State Senator Velmanette Montgomery said, "I am very happy that Mayor de Blasio has made this worthwhile investment in reducing the jail population by addressing the underlying needs of defendants. When we provide those involved in the criminal justice system with assistance we are rewarded with safer, more productive communities and significant savings to the City. I look forward to the Mayor’s continued support of community based alternatives to incarceration, especially for youth. We are fortunate to have nationally recognized programs such as the Red Hook Community Justice Center and DREAMS Youthbuild. I hope that our efforts to Raise the Age at the state level will be successful and keep our children out of Rikers and other jails which would contribute to driving this number down even further."

Assembly Member David Weprin, Chair of the Committee on Correction, said “New York, our nation’s most populous city, has the unique challenge of managing a large jail population, while also ensuring the safety of people in prisons and public protection” said Assemblyman David Weprin, Chair of the Assembly Committee on Correction. “By reducing the jail population in New York while overseeing a decrease in violent crime, Mayor Bill de Blasio and Commissioner Joseph Ponte prove that it is possible to reform our criminal justice system while protecting everyday New Yorkers from violent crime.”

Assembly Member Luis Sepulveda said, “As chairman of the Assembly Subcommittee on Transitional Services, which deals with post-release issues and services for former inmates, this is an issue of great importance to me. I can't say I am surprised at the results of this multi-pronged approach to dealing with the city's jail population. It is not the first major issue that Mayor de Blasio has tackled in this city that is showing positive results -- as I am sure he will be successful with a number of other efforts already under way or to come during his administration.”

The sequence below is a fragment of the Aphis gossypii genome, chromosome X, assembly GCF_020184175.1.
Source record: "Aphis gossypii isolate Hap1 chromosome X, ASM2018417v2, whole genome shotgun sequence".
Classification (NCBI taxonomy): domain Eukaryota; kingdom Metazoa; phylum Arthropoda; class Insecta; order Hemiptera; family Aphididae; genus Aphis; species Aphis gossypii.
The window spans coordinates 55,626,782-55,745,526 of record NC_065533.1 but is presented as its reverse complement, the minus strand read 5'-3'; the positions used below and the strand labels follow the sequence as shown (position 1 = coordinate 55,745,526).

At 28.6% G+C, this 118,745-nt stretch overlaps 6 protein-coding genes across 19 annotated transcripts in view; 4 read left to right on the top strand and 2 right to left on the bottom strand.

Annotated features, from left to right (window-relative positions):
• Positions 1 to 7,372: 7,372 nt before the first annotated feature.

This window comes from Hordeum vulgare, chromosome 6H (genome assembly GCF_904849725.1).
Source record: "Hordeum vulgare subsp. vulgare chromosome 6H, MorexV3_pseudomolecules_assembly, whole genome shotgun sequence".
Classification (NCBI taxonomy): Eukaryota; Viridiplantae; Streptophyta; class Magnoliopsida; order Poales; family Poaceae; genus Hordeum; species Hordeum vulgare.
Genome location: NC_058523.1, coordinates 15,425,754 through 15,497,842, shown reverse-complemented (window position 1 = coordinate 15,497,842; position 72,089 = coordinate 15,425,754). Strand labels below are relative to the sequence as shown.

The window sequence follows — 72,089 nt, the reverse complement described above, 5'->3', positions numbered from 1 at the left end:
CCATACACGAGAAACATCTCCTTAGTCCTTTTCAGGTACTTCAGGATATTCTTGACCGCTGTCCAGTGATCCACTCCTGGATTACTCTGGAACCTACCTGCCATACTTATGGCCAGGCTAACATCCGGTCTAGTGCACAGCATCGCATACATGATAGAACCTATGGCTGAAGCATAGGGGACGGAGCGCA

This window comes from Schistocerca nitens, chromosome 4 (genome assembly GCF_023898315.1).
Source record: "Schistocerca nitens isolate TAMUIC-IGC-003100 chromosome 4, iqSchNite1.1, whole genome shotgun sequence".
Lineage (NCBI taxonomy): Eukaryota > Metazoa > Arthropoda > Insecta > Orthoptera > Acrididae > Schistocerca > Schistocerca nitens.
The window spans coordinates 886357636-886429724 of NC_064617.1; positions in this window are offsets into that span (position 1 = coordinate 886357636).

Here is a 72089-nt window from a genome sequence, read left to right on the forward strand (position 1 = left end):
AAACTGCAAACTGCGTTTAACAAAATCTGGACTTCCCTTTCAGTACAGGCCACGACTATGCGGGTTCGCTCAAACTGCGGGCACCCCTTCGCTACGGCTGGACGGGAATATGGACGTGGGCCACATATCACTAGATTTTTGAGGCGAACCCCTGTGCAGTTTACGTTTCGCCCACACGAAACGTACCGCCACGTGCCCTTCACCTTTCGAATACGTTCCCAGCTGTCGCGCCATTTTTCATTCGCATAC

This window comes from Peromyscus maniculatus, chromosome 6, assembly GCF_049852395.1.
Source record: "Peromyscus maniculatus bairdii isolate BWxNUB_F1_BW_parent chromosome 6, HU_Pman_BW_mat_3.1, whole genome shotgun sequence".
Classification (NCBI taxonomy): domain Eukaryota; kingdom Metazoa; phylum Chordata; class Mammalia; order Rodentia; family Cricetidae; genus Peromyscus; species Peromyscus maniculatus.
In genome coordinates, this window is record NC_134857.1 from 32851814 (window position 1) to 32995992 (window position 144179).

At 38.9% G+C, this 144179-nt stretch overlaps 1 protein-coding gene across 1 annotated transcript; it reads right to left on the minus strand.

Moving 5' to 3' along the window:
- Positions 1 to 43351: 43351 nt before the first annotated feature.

“I congratulate Mayor de Blasio on reducing the city’s jail population by 16% since the start of his administration. I am particularly impressed by the work they have done towards reducing the number of people with behavioral health needs in jail, through alternatives to incarceration, ensuring available and accessible community services, and more mental health programs through Thrive NYC. As Chair of the Committee on Mental Health and Substance Abuse, I applaud such a significant impact, because it means people are being treated outside instead of ending up inside Rikers Island, which for too long has been the default hospital of last resort,” said Council Member Andrew Cohen, Chair of the Committee on Mental Health, Developmental Disability, Alcoholism, Substance Abuse, and Disability Services.

“A comprehensive and measured approach to managing our jail population makes the community safer,” said Council Member Stephen Levin. “One size does not fit all. Allowing our judges more discretion results in more fair and just outcomes. For some individuals, community-based supervised release, or access to mental health care, is more appropriate than a jail cell. No one benefits from needlessly long or frequent jail sentences – not the defendant, not the family, and not the community. The drop in our City’s jail population is directly tied to the administration’s commitment to innovative and public safety centered reform. I applaud the Mayor and hope we can continue making our city safer and more just.”